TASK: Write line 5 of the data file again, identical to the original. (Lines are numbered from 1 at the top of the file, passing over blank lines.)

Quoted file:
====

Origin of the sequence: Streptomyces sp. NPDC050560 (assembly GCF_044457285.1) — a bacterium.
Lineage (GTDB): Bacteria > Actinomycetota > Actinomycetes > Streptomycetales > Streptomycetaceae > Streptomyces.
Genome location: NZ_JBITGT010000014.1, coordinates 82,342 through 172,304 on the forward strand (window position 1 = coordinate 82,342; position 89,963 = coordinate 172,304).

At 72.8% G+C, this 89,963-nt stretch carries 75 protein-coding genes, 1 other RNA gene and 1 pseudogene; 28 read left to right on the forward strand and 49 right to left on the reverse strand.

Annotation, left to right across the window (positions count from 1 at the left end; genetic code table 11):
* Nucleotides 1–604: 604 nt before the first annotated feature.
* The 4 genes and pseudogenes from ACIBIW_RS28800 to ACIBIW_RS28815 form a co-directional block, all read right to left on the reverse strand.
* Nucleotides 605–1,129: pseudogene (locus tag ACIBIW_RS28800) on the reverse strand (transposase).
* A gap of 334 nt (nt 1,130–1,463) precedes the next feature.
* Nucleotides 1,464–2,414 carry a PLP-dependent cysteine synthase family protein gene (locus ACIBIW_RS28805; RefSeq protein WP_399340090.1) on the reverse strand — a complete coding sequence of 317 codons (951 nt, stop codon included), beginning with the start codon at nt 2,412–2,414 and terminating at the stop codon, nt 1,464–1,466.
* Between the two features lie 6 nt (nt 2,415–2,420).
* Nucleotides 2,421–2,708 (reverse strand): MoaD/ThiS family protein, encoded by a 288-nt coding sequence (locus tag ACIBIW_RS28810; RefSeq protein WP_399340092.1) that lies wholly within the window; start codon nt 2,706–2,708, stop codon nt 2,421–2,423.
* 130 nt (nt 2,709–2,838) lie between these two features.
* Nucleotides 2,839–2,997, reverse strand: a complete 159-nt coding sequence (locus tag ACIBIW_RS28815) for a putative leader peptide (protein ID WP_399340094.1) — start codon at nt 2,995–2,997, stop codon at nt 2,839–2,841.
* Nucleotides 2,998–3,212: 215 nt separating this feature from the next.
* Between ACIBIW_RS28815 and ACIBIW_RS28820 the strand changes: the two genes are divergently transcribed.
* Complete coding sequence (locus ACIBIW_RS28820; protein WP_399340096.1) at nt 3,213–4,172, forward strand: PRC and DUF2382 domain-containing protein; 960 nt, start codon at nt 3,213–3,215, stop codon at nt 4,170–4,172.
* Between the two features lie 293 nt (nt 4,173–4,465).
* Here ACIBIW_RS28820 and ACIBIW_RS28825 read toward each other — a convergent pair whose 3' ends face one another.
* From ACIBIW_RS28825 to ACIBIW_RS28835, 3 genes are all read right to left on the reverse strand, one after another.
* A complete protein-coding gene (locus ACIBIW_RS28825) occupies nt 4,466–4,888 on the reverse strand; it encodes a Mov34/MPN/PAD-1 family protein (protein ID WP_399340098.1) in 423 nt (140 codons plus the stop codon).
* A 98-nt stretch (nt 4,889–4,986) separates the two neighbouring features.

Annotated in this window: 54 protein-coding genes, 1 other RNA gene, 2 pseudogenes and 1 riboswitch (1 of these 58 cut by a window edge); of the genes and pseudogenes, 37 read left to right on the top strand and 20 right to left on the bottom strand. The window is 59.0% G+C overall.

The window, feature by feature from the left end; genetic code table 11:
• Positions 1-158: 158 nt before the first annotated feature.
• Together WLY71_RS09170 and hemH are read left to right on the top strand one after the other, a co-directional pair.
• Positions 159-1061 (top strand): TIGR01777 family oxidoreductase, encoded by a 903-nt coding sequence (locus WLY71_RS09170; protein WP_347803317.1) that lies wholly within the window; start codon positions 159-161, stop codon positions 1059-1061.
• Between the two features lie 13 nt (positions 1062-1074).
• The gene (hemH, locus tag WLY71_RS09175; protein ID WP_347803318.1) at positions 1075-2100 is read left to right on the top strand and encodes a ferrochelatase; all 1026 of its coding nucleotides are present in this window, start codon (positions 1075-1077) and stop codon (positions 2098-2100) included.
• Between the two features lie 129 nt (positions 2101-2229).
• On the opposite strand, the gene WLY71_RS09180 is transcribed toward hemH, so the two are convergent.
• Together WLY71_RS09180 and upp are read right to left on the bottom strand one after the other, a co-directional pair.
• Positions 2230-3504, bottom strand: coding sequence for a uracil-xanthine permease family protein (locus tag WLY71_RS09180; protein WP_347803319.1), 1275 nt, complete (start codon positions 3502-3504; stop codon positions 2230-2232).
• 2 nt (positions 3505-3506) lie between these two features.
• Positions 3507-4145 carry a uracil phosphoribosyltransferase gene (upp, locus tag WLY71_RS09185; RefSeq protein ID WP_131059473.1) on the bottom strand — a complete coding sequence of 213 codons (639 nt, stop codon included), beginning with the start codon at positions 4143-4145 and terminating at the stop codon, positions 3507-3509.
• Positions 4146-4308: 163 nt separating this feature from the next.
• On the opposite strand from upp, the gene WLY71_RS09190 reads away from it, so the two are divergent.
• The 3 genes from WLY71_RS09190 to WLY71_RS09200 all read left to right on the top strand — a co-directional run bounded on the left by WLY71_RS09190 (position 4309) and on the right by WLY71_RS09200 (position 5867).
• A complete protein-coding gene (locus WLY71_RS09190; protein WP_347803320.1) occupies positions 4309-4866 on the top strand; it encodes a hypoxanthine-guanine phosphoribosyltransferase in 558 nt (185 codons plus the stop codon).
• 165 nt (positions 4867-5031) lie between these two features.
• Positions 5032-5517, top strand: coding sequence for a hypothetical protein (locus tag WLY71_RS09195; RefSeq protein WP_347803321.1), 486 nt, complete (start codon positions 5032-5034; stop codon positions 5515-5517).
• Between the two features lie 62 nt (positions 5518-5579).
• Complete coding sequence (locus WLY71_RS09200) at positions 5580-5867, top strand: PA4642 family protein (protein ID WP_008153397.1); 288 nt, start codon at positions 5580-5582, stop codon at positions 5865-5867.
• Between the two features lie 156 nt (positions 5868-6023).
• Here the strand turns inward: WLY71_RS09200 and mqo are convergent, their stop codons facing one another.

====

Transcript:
Annotation, left to right across the window (positions count from 1 at the left end; genetic code table 11):